I love language, but communication is incredibly difficult. Considering all the factors that enter in, it's amazing that we ever understand each other at all. Even if we speak and write precisely and with excellent grammar, we still may be misunderstood or misinterpreted, due to the fact that everyone sees the world through different filters and from different frames of reference. The best we can hope for is to mean what we say and say what we mean, and then it's always a good idea to verify that the listener heard what we meant to say!
    3918 days ago
  • PIGLET1979
    I'm self-admittedly a little obsessive about semantics. I view language as an art, rather than a simple tool with a singular function of transmitting information. Of course, word-art has its time and place; and scientific discussion probably qualifies for neither. The problem inherent in attempting to identify or classify, "effective," communication is making the false assumption that a heterogeneous audience exists. People simply do not operate on a standardized mode. It would be nice to offer a complimentary translation service for this sort of thing.
    emoticon
    3918 days ago
  • TINKERBELL200
    Well, I tend to agree with you Lou! Doesn't it start out as water?? I think it's a no brainer! It just now has a new name, coffee. tea, or lemonade!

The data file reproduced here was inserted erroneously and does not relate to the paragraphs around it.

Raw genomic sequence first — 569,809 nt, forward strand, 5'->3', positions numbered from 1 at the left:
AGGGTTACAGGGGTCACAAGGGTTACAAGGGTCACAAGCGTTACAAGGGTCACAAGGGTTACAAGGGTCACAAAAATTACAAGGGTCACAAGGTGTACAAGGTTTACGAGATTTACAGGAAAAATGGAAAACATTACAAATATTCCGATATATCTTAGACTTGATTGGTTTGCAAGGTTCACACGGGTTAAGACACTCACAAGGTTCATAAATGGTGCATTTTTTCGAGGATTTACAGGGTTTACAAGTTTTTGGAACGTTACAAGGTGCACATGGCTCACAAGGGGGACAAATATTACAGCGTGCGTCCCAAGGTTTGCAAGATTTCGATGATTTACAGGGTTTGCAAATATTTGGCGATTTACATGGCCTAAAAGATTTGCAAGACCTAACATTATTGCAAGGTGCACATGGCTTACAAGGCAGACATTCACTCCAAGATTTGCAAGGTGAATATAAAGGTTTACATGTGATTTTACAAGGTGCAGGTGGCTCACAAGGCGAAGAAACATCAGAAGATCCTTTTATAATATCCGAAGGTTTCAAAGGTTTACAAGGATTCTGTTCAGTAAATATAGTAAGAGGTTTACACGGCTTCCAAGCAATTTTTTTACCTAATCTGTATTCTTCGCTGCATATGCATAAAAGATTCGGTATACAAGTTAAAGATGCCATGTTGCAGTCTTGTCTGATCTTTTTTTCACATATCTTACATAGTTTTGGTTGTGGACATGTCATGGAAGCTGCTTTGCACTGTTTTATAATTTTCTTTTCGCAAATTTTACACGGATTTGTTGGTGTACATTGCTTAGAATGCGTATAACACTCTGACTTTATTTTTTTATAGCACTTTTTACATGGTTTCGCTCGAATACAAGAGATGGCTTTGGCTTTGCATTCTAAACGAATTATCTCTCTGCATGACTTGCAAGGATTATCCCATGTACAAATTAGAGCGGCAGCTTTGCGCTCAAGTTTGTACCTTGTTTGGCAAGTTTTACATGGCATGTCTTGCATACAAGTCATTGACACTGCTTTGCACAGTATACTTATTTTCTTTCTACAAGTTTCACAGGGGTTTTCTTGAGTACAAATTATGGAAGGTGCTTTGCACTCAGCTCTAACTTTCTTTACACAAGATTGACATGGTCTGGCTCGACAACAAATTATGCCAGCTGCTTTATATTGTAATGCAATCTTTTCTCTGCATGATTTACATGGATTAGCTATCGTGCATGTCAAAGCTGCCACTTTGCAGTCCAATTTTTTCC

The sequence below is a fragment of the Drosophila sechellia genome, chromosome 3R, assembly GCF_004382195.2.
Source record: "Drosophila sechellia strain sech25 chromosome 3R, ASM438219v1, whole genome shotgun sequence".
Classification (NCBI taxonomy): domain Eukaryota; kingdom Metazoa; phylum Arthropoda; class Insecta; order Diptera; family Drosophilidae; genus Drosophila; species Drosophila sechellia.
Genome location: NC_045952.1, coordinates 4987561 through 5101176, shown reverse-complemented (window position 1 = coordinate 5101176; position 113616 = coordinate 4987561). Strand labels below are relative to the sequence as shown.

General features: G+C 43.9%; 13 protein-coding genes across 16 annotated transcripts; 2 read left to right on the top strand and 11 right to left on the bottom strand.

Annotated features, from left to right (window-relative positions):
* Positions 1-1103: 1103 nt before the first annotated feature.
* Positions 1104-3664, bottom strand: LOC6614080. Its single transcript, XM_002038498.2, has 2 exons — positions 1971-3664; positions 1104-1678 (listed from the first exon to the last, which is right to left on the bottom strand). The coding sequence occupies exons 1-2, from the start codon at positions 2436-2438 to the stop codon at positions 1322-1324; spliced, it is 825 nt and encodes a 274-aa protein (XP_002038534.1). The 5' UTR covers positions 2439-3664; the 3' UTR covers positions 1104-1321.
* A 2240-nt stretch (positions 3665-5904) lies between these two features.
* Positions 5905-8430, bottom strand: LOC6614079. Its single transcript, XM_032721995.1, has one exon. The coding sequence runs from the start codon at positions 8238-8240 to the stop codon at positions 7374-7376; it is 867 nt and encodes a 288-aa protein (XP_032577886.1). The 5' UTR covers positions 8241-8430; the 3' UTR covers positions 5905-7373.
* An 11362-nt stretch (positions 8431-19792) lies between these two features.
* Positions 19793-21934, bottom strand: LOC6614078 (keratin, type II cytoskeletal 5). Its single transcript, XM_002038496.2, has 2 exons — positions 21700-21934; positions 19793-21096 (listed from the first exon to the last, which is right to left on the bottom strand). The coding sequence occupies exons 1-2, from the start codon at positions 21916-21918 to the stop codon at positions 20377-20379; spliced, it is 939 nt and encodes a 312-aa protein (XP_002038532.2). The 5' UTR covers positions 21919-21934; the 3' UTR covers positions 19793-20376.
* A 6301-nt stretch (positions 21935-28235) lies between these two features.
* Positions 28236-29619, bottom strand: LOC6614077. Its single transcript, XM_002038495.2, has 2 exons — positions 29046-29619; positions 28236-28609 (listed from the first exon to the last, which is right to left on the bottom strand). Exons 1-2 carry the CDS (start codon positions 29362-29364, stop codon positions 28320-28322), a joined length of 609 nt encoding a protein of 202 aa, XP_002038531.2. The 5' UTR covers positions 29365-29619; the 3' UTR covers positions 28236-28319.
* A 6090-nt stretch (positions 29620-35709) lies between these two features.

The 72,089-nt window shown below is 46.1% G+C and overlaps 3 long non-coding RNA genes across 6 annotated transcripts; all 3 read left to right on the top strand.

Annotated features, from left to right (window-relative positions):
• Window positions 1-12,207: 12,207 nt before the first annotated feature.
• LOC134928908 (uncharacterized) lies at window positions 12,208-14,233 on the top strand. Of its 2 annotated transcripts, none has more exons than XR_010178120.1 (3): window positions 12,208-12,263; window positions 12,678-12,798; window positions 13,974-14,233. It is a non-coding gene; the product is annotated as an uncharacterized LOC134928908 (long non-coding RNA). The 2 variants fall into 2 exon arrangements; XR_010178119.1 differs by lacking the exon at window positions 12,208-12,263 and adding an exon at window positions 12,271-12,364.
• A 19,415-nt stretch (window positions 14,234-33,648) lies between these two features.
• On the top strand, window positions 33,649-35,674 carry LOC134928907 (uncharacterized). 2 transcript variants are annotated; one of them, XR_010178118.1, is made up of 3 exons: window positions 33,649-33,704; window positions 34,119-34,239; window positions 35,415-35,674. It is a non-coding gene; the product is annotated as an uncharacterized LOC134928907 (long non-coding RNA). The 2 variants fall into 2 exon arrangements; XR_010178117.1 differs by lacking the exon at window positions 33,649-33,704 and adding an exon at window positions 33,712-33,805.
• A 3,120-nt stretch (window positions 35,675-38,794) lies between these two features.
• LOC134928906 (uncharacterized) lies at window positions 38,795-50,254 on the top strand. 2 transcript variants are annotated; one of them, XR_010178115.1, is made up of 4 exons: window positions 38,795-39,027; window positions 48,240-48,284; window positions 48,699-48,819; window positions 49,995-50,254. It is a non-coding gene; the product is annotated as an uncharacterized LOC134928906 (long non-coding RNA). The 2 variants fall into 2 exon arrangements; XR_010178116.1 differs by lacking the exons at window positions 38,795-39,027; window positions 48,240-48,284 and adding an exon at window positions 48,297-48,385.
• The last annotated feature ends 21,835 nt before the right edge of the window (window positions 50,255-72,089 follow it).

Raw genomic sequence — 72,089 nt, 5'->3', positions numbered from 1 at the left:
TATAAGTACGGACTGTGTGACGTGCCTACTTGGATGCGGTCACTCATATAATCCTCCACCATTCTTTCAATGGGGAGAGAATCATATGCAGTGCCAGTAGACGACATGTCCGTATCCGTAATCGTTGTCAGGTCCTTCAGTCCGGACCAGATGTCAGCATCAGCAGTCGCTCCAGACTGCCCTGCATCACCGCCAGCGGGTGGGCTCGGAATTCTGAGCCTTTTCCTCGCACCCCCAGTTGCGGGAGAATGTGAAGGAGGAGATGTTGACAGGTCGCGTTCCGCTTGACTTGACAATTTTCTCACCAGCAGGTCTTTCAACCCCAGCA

emoticon
    Lynne
    3918 days ago

    Comment edited on: 7/29/2010 9:56:21 PM
  • YATMAMA
    I am married to an Irishman who can get WAY more than his money's worth out of ordinary words by using other uses for the words I intend. It leaves me stymied, dumbfounded, amused, and sometimes a bit irritated, but he is ALWAYS clever and creative. I'm am SO showing him your blog. LOL Gotta love that Irish humor!!
    3918 days ago
  • TEDYBEAR2838
    I think human communications will always have their drawbacks.


    I am of the opinion if the cup is full of water and you put something into it, like coffee, tea, lemons, etc. it's still a cup of water and I count it.

    I have read that if you drink caffeine, such as in coffee, you need more water because it makes you use the bathroom more often.

    SO, it's a crap shoot at best and each has to go with his own conscience.

    Happy emoticon
    3918 days ago
  • REVELATIONGIRL
    I think when choosing what beverage qualifies as water, the issue is whether there are any added calories, fat, sugar, etc. Coffee, black, has 2 calories and caffeine, even the decaf still has a bit. Caffeine, of course, is a diuretic which is the antithesis of what you want to accomplish by drinking water.

    Hot chocolate, vitamin added beverages - even if they are calorie free, are they carb free too? They have actual nutritional value.

    Anyway, I think the whole point of drinking water is that it is nothing but liquid replacement, refreshment, 0 calorie, nutrition-free, plain liquid. Because water plays such a vital role in and of itself without added anything, I think we should use that as the bar.

    lol, ok, dissertation on water theory finished.

    As for language, I love language. I appreciate words and I like writing/reading specifically what is meant. I am also a big stickler on proper English. I can't abide it when people misuse words like everyone seems to be doing with "me, myself and I" today. grrrrrrrrrr emoticon drives me crazy! lol, sorry!

    emoticon I've probably put you to sleep by now.... g'nite!
    3918 days ago